On May 1st, Andrea & Emily teamed up to give two presentations on mud dispersal downstream of the Elwha River dam removals at the Salish Sea Conference in Seattle. This conference, which is held every other year, rotates between Vancouver BC, Bellingham, and Seattle. Talks and posters focus on a range of science and cultural topics surrounding the Salish Sea, the waterbody formed by the Strait of Juan de Fuca, Puget Sound, and Strait of Georgia to the north. This year’s conference included a session about the Elwha River restoration, which covered a range of topics from export of reservoir sediment to recovery of salmon species. It was a great opportunity to hear updates and collaborate with fellow researchers.
Willapa trip video clip
This spring, Chuck taught Continental Margin Sedimentation (Ocean 546) to Oceanography graduate and undergraduate students, and students in the Earth and Space Sciences professional masters program. The class covered key papers on sedimentary environments spanning marshes to carbonate platforms, and included intensive student involvement in class discussions and presentations. Field trips to southwest Washington and the Skagit River delta highlighted the continuum of transport processes from large and medium rivers to the coastal ocean, as well as sediment transport on tidal flats (and also the importance of a good, waterproof tent!). This class comes highly recommended for anyone interested in sediment transport and the coastal environments where we live.
Ocean 492 class, Spring 2014; field trip to former Lake Mills, Elwha River
It was a busy spring quarter for the lab. Andrea, Rip, and Ian Miller from WA Sea Grant led the Ocean 492 Marine Sedimentary Processes Apprenticeship at Friday Harbor Labs (FHL). This was Andrea’s fourth time teaching the class, which offers undergraduate students from UW and beyond an experiential learning opportunity focused on the Elwha River restoration. This year, 9 students — Hannah Besso, Isabelle Cisco, Julia Dolan, Atinna Gunawan, Carol Holman, Mollie Holmberg, Kelly Lawrence, Morgan Mackaay, and Sarra Tekola — conducted individual research projects focused on sediments, habitats, and chemical constituents. Students collected data on two cruises (from UW’s R/V Barnes and FHL’s R/V Centennial) and toured the watershed — including the dramatic landscape of now-drained Lake Mills — followed by tireless hours spent processing samples, analyzing results, and writing individual research papers. This course encourages students to undertake scientific investigation both as individuals and as a group, while educating the next generation of scientists about impacts from the nation’s largest-ever dam removal project and second-largest ecosystem restoration project.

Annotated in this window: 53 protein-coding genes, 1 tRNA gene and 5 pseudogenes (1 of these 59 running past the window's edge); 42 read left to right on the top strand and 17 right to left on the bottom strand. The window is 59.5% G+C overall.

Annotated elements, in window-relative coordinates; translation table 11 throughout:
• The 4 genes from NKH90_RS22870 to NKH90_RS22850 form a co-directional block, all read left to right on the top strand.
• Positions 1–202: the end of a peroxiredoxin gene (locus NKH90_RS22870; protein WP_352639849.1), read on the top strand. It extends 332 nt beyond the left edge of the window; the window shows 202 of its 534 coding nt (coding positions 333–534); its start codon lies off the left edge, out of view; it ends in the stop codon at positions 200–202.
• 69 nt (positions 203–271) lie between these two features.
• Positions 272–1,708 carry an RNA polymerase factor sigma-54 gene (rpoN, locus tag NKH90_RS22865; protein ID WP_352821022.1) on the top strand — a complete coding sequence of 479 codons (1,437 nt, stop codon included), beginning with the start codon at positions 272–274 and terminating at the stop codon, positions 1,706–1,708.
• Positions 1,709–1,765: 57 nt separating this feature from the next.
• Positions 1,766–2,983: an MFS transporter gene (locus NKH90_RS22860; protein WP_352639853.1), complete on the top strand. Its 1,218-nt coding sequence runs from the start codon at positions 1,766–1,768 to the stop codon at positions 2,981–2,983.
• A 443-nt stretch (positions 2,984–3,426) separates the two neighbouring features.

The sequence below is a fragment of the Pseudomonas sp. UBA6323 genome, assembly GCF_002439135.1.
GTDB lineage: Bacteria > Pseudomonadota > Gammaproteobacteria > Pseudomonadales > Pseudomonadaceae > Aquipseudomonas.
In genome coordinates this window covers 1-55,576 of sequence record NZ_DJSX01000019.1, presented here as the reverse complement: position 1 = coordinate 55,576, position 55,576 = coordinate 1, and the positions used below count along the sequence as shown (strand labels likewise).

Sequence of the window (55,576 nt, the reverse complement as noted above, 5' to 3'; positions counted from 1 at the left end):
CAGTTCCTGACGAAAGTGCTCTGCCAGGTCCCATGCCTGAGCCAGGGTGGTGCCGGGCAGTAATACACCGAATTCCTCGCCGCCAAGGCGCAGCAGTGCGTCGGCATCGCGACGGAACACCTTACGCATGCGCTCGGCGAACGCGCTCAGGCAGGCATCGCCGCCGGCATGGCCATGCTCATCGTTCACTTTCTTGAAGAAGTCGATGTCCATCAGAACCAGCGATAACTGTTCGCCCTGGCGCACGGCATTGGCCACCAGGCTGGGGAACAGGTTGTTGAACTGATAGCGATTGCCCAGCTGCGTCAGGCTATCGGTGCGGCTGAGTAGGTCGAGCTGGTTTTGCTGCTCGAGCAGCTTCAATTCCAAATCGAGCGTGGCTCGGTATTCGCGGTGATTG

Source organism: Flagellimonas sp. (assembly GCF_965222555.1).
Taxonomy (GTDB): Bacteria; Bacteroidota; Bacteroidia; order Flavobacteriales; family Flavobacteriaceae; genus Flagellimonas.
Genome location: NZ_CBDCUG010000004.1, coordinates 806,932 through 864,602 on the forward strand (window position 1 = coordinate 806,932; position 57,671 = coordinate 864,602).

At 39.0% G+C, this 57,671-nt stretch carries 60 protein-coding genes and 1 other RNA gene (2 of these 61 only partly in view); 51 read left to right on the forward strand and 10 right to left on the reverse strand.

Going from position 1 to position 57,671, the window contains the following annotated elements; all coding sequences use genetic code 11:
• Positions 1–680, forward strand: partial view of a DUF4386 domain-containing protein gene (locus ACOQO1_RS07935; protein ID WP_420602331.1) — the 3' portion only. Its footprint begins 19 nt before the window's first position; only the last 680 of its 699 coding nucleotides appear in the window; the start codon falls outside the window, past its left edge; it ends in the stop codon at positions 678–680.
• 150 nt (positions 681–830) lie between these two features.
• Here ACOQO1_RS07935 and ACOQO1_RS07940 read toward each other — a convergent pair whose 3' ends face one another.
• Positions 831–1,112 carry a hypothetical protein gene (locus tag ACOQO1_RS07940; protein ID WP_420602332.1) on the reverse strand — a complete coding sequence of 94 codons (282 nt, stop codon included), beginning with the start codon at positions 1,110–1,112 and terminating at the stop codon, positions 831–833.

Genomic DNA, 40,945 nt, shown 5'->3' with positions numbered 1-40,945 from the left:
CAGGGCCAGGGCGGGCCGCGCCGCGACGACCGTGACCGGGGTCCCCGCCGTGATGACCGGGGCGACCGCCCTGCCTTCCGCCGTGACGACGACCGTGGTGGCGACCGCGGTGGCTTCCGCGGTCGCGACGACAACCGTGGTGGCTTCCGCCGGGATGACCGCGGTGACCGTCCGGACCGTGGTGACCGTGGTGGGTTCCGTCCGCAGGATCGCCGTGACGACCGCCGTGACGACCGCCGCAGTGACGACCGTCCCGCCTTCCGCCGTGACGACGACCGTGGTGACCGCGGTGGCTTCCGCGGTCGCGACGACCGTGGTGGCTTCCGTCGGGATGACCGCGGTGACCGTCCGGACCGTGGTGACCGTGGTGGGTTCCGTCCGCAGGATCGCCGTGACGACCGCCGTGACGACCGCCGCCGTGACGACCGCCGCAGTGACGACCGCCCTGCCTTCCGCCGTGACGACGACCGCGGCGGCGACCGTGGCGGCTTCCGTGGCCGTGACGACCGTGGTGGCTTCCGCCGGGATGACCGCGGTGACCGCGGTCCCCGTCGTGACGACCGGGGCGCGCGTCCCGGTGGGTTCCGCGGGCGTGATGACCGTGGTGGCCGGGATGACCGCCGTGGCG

Congratulations to Katie Boldt, who successfully defended her PhD research on 12 June 2014! Katie’s dissertation is entitled “Fjord sedimentation during the rapid retreat of tidewater glaciers: observations and modeling.” Before she moves on to her next adventure, she’ll be around the hallways this summer finishing up final thesis edits and enjoying the Seattle summer.